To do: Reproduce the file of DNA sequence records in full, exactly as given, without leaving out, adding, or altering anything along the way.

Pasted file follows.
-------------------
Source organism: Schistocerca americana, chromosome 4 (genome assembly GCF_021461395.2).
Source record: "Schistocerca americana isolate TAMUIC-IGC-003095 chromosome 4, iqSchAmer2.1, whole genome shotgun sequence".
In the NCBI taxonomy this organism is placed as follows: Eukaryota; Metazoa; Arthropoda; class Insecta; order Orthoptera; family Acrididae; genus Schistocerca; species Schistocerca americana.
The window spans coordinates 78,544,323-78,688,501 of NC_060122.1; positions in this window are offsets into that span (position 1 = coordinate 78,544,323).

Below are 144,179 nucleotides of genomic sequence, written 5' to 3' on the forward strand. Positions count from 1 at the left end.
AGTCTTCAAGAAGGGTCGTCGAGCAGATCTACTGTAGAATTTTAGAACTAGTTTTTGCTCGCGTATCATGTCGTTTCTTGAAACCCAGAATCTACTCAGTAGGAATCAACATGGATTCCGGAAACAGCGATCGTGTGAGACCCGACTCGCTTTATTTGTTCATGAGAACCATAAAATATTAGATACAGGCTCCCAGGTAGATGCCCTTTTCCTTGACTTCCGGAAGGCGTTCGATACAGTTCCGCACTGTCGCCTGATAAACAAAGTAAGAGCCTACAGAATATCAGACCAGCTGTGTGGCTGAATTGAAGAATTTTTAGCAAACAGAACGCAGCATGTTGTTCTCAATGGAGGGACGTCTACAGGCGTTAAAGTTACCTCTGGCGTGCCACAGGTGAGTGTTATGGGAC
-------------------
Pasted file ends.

Source organism: Schistocerca americana, chromosome 4 (genome assembly GCF_021461395.2).
Source record: "Schistocerca americana isolate TAMUIC-IGC-003095 chromosome 4, iqSchAmer2.1, whole genome shotgun sequence".
In the NCBI taxonomy this organism is placed as follows: Eukaryota; Metazoa; Arthropoda; class Insecta; order Orthoptera; family Acrididae; genus Schistocerca; species Schistocerca americana.
The window spans coordinates 78,544,323-78,688,501 of NC_060122.1; positions in this window are offsets into that span (position 1 = coordinate 78,544,323).

Below are 144,179 nucleotides of genomic sequence, written 5' to 3' on the forward strand. Positions count from 1 at the left end.
AGTCTTCAAGAAGGGTCGTCGAGCAGATCTACTGTAGAATTTTAGAACTAGTTTTTGCTCGCGTATCATGTCGTTTCTTGAAACCCAGAATCTACTCAGTAGGAATCAACATGGATTCCGGAAACAGCGATCGTGTGAGACCCGACTCGCTTTATTTGTTCATGAGAACCATAAAATATTAGATACAGGCTCCCAGGTAGATGCCCTTTTCCTTGACTTCCGGAAGGCGTTCGATACAGTTCCGCACTGTCGCCTGATAAACAAAGTAAGAGCCTACAGAATATCAGACCAGCTGTGTGGCTGAATTGAAGAATTTTTAGCAAACAGAACGCAGCATGTTGTTCTCAATGGAGGGACGTCTACAGGCGTTAAAGTTACCTCTGGCGTGCCACAGGTGAGTGTTATGGGAC